Lee Westwood (B): In six of his last seven trips he’s finished T11 or better. Westwood isn’t known for his short game but his ball-striking is proven across the world and his work on the greens (28th SGP) has been quite solid so far this season. Gamers will remind me he never wins on this side of the pond and I won’t argue but his consistency on this layout cannot be argued. He’s hit the top 10 in 12 of his last 27 majors but has never raised the trophy.
Sergio Garcia (A): Speaking of never raising the trophy, the battle for “best player to never have won a major” is some race in itself. Garcia has been close on multiple occasions over 15 years and while I’ll argue his best angle is The Open, he rattled off five in a row before MC last year at Augusta. He’ll fly under the radar this week but don’t forget he was T12 and T8 before that MC last year.
J.B. Holmes (A): Name the hottest player on TOUR who’s not named Spieth. Name the player who’s ranked No. 12 in the world after his playoff win over Spieth and Johnson Wagner last week at SHO. Where Spieth has gone WIN-2nd-P2 in his last three Holmes has gone 2nd-MC-WIN in his last three. Chuck in another P2 at Torrey and solo second Doral and big tracks are right
Henrik Stenson (A): This is try No. 10 for the big-hitting Swede and he’s been on the upswing in his last three here. After T40 in 2012 he backed that with T18 and T14 in his last two. In his last six majors he’s been directly in the fight finishing in the top four in four of the last six (T14 and T39 the other two). Big games, big courses and big names don’t bother Stenson. The given is his ball-striking and if his putter can keep up, there’s no reason he can’t be the first Swedish major champ. He enters the week T4-4-2 in March but he did WD from SHO last week with flu so that won’t help his preparation.
Form Players and Course Horses
Ryan Palmer: Think of him as Dynomite Lite as this Texan, similar to Walker, hits it a mile, finds plenty of GIR and can really putt. All seven of his weekends have found the top 25 this season and his 68 to close the Valero didn't go unoticed. He played here four times so he won't be in awe of the course or the field. He was T10 in 2011 but hasn't played here since MC in 2012. He only has one final round in the 70s this season so I could see him sneaking in the back door if it is left cracked.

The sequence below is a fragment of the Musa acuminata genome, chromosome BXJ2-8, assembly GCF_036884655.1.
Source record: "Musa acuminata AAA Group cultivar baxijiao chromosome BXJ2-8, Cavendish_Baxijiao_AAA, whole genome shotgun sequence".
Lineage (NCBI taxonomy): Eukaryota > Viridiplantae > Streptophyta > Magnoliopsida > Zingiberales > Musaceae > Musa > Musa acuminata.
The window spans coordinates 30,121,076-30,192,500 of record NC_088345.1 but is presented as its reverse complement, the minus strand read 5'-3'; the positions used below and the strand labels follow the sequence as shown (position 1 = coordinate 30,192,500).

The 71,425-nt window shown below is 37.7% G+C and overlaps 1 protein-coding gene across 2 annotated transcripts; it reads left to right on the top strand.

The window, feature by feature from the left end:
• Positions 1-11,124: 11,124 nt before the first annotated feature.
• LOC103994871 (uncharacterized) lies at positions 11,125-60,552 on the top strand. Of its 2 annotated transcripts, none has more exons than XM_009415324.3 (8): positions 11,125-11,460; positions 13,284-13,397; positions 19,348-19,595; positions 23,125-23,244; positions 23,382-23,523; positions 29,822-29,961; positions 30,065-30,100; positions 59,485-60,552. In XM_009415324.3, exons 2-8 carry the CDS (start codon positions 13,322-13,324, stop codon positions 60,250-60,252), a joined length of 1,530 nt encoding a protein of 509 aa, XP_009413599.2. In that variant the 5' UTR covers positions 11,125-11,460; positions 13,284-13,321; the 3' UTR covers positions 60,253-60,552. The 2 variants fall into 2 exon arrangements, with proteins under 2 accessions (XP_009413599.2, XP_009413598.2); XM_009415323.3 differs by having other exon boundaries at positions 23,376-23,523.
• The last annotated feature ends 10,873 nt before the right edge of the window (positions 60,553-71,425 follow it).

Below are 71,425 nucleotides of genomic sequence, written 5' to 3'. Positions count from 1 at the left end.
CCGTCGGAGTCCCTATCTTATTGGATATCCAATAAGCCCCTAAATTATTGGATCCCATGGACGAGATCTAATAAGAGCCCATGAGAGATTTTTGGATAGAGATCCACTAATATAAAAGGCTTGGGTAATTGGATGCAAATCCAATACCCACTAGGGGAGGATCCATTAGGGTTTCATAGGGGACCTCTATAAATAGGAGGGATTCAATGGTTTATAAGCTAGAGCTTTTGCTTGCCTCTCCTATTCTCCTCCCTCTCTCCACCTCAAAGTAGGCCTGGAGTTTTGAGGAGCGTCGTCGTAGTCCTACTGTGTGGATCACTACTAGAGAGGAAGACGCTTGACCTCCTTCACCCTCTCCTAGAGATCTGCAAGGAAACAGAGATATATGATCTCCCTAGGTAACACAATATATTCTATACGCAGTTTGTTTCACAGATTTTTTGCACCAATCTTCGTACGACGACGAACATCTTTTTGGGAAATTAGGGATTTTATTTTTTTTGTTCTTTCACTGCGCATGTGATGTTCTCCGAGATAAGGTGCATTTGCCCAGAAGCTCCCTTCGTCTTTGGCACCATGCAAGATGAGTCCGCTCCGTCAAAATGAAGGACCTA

Justin Rose: His recent form is nothing short of uninspiring but he’s never missed on Augusta in nine trips. I like guys who embrace the majors and Rose was T24 or better in all four last year. The 2013 U.S. Open champion had a thumb/wrist problem that has hindered his recent performances. He showed signs of life last week as he entered the weekend seven-under before cooling off 72-72 so I’ll understand gamers who fade this pick.
Tiger Woods: If he’s here, he must be in some shape to play. He’s the greatest player of the generation and if his play requires his burial, so be it. He’s asked us to lower the bar so I have but 13 top 10s in 19 starts is a “flier” I’ll take a look at this week to pad the middle of my roster, not to lead the line.
Louis Oosthuizen: Maybe Chris Berman will say “back, back, back…gone!” God, I hope not. Every time ESPN says he has the sweetest swing on TOUR, drink! Every time ESPN mentions his albatross on No. 2, drink! He’s played four events and has two top 10s and two MC. I say save him for St. Andrews where he’ll defend but he could be in traction by then!
Patrick Reed: Gamers will kneed him (see what I did there?) to be healthy and have his short game dialed in like it was at Innisbrook. Remember, his knee only bothers him when he swings! He’s got plenty of talent to bomb and gouge this place to death but the knee will be in the back of my mind. I’ve lost track on how many weekends he’s made in a row but he’s yet to really fire in the majors. That’s the next step!
Angel Cabrera: The 2013 runner up and 2009 champion has shown a proficiency to smash and grab around Augusta so he’s getting a look this week. In between those two finishes he racked out T18-solo seventh-T32 so he qualifies as course horse. He’s hit the top 10 six times in 11 weekends and should be on the radar regardless of current form or lack thereof.